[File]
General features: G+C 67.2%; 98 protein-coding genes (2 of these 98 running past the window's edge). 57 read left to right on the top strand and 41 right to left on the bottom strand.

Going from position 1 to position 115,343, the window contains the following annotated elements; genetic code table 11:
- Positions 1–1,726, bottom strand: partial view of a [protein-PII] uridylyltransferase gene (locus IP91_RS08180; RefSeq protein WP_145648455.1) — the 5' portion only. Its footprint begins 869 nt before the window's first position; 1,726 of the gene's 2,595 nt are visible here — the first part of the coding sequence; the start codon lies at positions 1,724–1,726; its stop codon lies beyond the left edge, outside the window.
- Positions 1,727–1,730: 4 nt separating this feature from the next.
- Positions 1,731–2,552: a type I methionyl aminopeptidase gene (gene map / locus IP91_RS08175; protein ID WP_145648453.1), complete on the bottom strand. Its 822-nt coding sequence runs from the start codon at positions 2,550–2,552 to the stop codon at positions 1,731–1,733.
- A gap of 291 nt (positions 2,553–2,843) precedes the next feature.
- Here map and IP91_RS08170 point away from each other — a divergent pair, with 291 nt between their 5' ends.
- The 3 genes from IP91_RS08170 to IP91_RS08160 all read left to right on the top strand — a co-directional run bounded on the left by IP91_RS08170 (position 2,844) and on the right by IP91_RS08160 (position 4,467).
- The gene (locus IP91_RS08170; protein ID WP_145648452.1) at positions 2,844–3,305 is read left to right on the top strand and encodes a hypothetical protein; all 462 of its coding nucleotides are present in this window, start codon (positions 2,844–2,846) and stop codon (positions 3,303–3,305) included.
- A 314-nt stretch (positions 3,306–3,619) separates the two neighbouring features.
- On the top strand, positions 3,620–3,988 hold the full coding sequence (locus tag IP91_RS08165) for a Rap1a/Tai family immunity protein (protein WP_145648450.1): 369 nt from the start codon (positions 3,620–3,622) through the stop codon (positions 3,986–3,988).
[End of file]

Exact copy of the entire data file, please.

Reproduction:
General features: G+C 67.2%; 98 protein-coding genes (2 of these 98 running past the window's edge). 57 read left to right on the top strand and 41 right to left on the bottom strand.

Going from position 1 to position 115,343, the window contains the following annotated elements; genetic code table 11:
- Positions 1–1,726, bottom strand: partial view of a [protein-PII] uridylyltransferase gene (locus IP91_RS08180; RefSeq protein WP_145648455.1) — the 5' portion only. Its footprint begins 869 nt before the window's first position; 1,726 of the gene's 2,595 nt are visible here — the first part of the coding sequence; the start codon lies at positions 1,724–1,726; its stop codon lies beyond the left edge, outside the window.
- Positions 1,727–1,730: 4 nt separating this feature from the next.
- Positions 1,731–2,552: a type I methionyl aminopeptidase gene (gene map / locus IP91_RS08175; protein ID WP_145648453.1), complete on the bottom strand. Its 822-nt coding sequence runs from the start codon at positions 2,550–2,552 to the stop codon at positions 1,731–1,733.
- A gap of 291 nt (positions 2,553–2,843) precedes the next feature.
- Here map and IP91_RS08170 point away from each other — a divergent pair, with 291 nt between their 5' ends.
- The 3 genes from IP91_RS08170 to IP91_RS08160 all read left to right on the top strand — a co-directional run bounded on the left by IP91_RS08170 (position 2,844) and on the right by IP91_RS08160 (position 4,467).
- The gene (locus IP91_RS08170; protein ID WP_145648452.1) at positions 2,844–3,305 is read left to right on the top strand and encodes a hypothetical protein; all 462 of its coding nucleotides are present in this window, start codon (positions 2,844–2,846) and stop codon (positions 3,303–3,305) included.
- A 314-nt stretch (positions 3,306–3,619) separates the two neighbouring features.
- On the top strand, positions 3,620–3,988 hold the full coding sequence (locus tag IP91_RS08165) for a Rap1a/Tai family immunity protein (protein WP_145648450.1): 369 nt from the start codon (positions 3,620–3,622) through the stop codon (positions 3,986–3,988).